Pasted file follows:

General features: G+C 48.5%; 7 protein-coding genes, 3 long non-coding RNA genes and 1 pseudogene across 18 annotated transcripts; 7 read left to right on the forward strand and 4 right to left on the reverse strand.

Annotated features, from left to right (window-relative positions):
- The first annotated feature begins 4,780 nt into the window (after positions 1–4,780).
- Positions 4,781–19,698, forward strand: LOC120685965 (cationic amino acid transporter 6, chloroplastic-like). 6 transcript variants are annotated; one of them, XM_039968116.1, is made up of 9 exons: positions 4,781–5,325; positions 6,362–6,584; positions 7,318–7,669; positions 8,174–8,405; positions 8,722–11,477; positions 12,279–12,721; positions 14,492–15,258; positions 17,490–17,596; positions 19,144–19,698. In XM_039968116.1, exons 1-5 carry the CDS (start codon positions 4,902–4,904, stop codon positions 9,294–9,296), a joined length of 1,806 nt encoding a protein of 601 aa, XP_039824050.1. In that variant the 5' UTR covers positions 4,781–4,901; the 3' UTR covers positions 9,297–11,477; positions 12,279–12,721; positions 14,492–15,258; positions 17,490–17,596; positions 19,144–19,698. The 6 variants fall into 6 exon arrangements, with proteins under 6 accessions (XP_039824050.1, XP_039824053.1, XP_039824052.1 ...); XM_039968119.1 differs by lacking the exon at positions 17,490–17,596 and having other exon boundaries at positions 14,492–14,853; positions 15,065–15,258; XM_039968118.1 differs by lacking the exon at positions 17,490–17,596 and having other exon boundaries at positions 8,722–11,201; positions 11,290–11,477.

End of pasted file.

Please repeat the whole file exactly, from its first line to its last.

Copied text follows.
General features: G+C 48.5%; 7 protein-coding genes, 3 long non-coding RNA genes and 1 pseudogene across 18 annotated transcripts; 7 read left to right on the forward strand and 4 right to left on the reverse strand.

Annotated features, from left to right (window-relative positions):
- The first annotated feature begins 4,780 nt into the window (after positions 1–4,780).
- Positions 4,781–19,698, forward strand: LOC120685965 (cationic amino acid transporter 6, chloroplastic-like). 6 transcript variants are annotated; one of them, XM_039968116.1, is made up of 9 exons: positions 4,781–5,325; positions 6,362–6,584; positions 7,318–7,669; positions 8,174–8,405; positions 8,722–11,477; positions 12,279–12,721; positions 14,492–15,258; positions 17,490–17,596; positions 19,144–19,698. In XM_039968116.1, exons 1-5 carry the CDS (start codon positions 4,902–4,904, stop codon positions 9,294–9,296), a joined length of 1,806 nt encoding a protein of 601 aa, XP_039824050.1. In that variant the 5' UTR covers positions 4,781–4,901; the 3' UTR covers positions 9,297–11,477; positions 12,279–12,721; positions 14,492–15,258; positions 17,490–17,596; positions 19,144–19,698. The 6 variants fall into 6 exon arrangements, with proteins under 6 accessions (XP_039824050.1, XP_039824053.1, XP_039824052.1 ...); XM_039968119.1 differs by lacking the exon at positions 17,490–17,596 and having other exon boundaries at positions 14,492–14,853; positions 15,065–15,258; XM_039968118.1 differs by lacking the exon at positions 17,490–17,596 and having other exon boundaries at positions 8,722–11,201; positions 11,290–11,477.